The story of Oscar “Happy” Felsch could have been a rags to riches tale. Armed with only a sixth grade education but the skills of an all-time great, the affable Milwaukee native was one of the greatest players in the American League not long after joining the Chicago White Sox in 1916.
He was a key player in the team’s 1917 World Series championship but like others in the Sox clubhouse had become disenchanted with the disparity in salary among his teammates. Gamblers were on the periphery and by the late summer of 1919, Felsch fell into a plan that would cost him his career.
The RMY Auctions Photo of the Day is an image from that historic season. The original 4 ¼” x 8” silver gelatin photo bears the result of a long ago photo editor’s work. It has been stored in a newspaper archive for decades and is among more than 300 images currently up for bid.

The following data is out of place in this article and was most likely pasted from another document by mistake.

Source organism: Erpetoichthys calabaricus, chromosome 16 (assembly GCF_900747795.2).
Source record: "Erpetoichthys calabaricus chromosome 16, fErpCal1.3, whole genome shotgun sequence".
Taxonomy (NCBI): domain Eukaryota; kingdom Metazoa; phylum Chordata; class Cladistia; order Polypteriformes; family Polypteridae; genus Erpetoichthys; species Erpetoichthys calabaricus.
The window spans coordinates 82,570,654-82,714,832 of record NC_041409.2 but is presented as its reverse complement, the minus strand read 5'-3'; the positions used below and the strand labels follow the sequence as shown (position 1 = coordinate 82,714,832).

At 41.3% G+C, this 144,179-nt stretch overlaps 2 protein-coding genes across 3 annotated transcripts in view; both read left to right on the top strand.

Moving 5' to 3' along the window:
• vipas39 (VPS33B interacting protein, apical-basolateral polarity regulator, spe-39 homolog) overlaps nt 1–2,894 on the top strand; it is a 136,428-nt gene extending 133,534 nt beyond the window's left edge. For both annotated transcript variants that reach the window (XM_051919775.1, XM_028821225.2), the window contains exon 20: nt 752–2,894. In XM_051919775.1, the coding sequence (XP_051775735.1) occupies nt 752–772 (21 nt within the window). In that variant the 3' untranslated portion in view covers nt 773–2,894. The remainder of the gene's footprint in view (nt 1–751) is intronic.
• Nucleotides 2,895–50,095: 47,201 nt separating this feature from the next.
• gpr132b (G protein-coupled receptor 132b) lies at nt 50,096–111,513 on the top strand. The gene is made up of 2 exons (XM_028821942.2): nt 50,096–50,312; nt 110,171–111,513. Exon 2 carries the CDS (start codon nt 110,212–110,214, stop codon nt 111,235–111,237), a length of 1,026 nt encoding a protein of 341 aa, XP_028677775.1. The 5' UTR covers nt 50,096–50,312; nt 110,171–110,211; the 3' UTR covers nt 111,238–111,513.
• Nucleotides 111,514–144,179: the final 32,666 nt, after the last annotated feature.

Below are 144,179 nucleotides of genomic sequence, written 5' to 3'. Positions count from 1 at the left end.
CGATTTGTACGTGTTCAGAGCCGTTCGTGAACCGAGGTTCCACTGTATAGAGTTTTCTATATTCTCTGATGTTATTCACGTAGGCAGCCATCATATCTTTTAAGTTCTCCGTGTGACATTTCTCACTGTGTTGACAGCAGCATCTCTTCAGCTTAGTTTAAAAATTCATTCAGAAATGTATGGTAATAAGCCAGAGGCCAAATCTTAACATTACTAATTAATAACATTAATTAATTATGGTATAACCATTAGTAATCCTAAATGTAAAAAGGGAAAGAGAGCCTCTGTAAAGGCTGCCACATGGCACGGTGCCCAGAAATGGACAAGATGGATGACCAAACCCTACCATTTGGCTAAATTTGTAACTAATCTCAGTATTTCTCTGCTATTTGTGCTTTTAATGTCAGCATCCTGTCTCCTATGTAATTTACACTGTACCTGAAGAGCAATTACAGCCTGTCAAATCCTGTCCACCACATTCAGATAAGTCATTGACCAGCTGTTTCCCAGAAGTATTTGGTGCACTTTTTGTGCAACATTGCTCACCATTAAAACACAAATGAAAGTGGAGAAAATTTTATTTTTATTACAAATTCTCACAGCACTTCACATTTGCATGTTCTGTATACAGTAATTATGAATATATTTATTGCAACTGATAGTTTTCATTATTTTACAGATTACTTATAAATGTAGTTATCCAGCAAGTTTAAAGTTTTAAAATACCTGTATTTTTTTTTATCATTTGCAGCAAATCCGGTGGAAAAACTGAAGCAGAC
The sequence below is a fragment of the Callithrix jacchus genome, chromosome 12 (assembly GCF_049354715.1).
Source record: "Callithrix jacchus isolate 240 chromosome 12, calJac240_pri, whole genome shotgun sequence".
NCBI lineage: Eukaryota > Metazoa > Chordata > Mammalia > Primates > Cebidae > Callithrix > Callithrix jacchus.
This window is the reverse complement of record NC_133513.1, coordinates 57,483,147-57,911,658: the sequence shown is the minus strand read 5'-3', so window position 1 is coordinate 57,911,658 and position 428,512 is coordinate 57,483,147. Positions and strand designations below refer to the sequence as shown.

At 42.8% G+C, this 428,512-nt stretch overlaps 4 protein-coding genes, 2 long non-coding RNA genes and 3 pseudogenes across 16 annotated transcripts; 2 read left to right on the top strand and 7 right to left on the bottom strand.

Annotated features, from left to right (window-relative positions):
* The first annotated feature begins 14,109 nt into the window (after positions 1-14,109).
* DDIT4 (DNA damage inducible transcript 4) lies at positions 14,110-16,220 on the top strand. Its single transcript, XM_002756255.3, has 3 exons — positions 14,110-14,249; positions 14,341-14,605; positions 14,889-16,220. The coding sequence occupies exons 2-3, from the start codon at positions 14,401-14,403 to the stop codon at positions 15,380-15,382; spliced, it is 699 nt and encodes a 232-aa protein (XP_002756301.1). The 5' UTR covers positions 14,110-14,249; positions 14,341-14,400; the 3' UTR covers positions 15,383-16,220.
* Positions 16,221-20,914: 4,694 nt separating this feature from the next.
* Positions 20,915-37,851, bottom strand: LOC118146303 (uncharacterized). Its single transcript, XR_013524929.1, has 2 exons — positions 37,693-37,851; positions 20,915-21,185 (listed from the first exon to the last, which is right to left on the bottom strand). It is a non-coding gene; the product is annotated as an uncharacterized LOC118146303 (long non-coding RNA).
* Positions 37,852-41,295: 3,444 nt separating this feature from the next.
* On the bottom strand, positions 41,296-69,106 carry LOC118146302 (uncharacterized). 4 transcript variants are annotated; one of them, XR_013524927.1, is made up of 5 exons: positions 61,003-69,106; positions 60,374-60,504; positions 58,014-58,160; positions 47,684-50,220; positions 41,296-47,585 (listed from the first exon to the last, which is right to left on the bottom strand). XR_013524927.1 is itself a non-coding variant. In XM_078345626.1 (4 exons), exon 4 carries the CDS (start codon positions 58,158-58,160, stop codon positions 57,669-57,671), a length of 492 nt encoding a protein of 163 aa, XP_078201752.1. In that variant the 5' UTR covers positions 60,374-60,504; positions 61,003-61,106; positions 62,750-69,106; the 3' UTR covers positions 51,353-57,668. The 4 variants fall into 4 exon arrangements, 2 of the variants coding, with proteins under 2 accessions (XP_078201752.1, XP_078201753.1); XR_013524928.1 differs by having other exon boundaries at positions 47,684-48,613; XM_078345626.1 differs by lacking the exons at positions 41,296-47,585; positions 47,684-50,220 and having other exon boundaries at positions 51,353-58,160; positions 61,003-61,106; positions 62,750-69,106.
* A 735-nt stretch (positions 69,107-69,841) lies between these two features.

Felsch would be one of the “Eight Men Out”, banned for participating in the Black Sox betting scandal of 1919. He received $5,000, stashed in his locker, but the 1920 season would be his last in the majors.
Felsch continued to play for many years in local leagues and barnstorming trips but made his living in a variety of ways until his death in 1964.
Despite the early end to a promising career, Felsch remained honest about his involvement and was almost always upbeat but in interviews with writers later in life he spoke of his disdain for the penny-pinching Sox owner, Charlie Comiskey, which led to the players’ decision to throw the Series.
“I don’t know how it happened,” Felsch said. “But it did. It was a crazy time.”
There are other Black Sox-related photos in the auction, which concludes August 16 at RMYAuctions.com.